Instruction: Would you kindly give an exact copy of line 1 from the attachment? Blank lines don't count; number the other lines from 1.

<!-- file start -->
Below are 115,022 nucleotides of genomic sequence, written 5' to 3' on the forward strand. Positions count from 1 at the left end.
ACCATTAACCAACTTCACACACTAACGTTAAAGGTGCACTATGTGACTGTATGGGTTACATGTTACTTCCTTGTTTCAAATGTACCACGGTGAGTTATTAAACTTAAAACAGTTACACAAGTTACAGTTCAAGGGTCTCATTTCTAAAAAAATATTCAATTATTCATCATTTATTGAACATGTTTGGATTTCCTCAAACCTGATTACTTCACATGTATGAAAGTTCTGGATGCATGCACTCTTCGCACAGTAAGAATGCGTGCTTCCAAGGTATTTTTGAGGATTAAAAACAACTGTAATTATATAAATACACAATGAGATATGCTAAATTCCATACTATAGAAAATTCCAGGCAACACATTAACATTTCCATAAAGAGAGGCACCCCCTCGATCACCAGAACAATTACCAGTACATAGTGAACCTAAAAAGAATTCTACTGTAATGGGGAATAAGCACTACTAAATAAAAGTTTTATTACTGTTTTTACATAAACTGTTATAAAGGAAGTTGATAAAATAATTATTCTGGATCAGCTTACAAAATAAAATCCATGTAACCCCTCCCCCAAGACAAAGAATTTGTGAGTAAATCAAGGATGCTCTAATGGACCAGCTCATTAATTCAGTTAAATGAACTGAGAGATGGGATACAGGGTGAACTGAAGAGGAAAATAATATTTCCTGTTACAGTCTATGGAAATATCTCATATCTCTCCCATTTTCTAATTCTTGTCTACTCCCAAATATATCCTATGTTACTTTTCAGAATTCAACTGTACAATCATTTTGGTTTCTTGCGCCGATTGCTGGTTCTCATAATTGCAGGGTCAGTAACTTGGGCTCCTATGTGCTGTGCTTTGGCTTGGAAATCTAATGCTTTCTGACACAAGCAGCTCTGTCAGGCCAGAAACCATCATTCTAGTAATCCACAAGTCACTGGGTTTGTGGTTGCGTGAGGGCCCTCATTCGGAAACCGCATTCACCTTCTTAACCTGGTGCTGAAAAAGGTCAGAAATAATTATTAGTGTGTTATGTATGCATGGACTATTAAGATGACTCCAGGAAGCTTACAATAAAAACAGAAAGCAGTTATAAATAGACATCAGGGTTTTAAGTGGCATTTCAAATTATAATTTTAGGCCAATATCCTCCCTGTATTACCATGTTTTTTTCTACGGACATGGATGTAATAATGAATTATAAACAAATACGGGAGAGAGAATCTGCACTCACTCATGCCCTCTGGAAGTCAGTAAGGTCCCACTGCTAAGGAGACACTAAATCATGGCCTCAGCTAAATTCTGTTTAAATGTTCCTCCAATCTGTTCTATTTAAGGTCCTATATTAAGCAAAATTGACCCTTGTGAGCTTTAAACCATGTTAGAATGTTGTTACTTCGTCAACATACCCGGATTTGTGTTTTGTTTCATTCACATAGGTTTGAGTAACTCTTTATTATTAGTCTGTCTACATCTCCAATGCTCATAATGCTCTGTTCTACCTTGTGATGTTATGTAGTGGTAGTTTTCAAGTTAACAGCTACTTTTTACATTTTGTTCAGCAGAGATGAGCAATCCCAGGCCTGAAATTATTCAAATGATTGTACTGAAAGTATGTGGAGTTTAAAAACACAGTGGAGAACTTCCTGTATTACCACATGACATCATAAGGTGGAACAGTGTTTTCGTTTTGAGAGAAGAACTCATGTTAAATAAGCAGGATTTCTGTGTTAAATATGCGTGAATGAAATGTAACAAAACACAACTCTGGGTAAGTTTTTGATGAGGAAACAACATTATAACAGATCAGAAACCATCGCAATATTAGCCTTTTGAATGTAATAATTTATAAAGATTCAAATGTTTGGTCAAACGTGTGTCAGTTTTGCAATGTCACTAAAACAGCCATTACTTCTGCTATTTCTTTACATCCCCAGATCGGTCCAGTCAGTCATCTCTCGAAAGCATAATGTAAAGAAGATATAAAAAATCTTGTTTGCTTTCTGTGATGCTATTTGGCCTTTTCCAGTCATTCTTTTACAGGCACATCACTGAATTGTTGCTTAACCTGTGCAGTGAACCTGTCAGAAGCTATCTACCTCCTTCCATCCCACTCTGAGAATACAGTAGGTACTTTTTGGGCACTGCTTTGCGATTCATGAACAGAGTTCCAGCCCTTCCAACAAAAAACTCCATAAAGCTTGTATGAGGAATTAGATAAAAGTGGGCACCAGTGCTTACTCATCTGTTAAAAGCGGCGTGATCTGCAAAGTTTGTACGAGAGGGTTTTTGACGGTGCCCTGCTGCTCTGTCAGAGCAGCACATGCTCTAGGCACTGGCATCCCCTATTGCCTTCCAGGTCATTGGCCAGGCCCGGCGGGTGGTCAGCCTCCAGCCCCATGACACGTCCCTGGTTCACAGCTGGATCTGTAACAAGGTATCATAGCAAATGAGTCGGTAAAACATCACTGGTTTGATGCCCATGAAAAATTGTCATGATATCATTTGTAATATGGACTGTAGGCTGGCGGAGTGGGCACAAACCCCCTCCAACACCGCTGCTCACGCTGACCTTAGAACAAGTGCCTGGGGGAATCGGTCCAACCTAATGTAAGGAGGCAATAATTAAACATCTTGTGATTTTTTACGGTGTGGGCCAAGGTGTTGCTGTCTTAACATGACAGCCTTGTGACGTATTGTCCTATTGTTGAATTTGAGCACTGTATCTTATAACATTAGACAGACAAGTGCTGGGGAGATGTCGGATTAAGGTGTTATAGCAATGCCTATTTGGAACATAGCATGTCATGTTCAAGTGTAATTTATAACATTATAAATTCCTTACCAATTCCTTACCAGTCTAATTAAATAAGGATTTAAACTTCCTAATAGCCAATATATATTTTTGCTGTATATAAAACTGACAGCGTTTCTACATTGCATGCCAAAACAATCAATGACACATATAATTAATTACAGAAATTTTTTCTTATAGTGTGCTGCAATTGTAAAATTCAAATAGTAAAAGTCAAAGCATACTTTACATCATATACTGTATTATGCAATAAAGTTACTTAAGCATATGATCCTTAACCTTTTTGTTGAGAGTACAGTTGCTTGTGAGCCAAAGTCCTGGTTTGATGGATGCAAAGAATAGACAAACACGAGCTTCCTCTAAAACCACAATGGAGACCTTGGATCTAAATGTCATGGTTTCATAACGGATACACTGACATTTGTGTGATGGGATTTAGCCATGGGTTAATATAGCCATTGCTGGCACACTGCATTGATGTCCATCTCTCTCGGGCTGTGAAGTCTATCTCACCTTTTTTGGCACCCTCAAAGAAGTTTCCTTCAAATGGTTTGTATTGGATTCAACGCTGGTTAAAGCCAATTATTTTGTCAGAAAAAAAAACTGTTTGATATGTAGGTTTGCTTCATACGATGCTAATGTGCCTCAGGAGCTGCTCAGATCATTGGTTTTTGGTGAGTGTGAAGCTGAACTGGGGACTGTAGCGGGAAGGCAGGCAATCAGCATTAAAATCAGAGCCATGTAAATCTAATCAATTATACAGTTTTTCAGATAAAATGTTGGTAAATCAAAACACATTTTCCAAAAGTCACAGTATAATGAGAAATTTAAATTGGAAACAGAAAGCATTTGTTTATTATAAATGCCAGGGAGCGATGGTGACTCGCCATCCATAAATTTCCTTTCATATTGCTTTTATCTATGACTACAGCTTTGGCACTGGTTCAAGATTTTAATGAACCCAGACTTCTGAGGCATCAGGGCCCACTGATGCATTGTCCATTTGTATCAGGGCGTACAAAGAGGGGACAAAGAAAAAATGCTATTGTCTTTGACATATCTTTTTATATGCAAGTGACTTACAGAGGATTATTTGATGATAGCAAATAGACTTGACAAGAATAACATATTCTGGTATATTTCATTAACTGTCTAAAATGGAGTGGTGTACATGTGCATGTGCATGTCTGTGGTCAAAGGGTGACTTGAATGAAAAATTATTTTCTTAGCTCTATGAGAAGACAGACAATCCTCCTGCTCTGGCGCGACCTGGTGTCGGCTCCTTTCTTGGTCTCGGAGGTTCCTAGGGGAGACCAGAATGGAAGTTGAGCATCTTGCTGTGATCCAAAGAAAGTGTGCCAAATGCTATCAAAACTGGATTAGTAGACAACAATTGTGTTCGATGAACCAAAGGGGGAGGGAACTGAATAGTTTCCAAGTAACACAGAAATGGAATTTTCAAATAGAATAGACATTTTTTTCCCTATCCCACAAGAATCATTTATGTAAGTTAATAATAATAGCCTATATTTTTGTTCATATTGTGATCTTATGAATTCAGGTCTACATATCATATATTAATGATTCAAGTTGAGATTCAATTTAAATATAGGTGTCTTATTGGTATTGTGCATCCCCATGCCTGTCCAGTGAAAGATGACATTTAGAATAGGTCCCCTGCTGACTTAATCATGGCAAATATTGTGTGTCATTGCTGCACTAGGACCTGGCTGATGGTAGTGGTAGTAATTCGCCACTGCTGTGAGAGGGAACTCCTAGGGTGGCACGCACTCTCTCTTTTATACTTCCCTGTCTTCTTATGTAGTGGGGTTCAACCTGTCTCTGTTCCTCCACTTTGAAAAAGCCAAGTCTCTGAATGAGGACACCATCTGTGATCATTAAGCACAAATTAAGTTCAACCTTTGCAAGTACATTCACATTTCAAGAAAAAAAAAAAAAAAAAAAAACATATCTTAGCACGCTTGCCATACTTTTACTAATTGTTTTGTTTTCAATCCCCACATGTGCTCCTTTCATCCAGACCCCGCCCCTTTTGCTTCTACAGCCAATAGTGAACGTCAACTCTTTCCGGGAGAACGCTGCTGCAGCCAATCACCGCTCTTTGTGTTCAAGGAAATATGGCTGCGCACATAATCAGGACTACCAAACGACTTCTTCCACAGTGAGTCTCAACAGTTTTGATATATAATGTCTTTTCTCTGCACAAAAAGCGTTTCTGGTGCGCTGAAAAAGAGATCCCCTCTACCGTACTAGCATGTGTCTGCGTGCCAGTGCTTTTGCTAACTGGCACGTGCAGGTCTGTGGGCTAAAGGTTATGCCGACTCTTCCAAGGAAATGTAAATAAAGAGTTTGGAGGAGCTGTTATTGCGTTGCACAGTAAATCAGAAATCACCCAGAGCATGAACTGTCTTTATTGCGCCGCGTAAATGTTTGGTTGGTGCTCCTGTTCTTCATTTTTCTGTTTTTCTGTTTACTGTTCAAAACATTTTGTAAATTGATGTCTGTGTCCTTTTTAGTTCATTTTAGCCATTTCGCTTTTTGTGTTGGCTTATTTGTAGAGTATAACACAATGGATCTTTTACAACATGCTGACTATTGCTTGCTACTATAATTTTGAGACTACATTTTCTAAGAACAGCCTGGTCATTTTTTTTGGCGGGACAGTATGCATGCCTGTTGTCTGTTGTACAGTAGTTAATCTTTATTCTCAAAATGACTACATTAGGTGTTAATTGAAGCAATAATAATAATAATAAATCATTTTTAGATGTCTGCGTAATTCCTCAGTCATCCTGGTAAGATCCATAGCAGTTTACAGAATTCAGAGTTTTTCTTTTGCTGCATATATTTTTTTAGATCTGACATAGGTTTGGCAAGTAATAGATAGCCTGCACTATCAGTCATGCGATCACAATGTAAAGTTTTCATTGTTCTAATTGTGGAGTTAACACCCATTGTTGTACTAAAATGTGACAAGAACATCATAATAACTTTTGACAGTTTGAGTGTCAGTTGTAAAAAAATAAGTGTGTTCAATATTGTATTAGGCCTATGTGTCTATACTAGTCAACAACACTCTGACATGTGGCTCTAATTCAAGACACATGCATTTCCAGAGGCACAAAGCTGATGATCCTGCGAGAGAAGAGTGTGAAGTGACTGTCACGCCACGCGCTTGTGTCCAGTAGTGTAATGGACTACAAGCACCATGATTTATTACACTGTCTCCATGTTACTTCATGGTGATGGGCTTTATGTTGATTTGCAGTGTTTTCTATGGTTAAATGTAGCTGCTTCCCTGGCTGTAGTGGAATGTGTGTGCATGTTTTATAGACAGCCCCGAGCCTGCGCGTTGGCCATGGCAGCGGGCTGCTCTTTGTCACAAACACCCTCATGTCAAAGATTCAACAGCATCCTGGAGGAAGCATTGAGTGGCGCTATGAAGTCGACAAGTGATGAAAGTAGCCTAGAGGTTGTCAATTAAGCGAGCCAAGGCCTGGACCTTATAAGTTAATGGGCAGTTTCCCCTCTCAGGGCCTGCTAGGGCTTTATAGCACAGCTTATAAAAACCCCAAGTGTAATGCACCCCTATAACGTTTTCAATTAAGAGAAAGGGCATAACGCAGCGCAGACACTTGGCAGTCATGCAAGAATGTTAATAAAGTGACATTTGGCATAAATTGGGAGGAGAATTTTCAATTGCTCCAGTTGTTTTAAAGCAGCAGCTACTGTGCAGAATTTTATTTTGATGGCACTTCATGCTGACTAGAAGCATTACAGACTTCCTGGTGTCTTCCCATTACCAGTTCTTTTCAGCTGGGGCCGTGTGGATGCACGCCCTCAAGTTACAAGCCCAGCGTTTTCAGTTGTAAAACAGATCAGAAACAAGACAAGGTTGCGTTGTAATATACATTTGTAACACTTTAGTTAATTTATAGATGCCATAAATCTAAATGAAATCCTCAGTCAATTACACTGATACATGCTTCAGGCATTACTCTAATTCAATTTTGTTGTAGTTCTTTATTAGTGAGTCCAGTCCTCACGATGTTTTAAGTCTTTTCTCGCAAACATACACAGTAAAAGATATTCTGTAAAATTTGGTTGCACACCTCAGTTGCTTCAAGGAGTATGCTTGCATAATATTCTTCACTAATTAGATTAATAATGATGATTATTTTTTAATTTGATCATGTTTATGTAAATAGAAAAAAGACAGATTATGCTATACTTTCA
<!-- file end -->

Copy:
Below are 115,022 nucleotides of genomic sequence, written 5' to 3' on the forward strand. Positions count from 1 at the left end.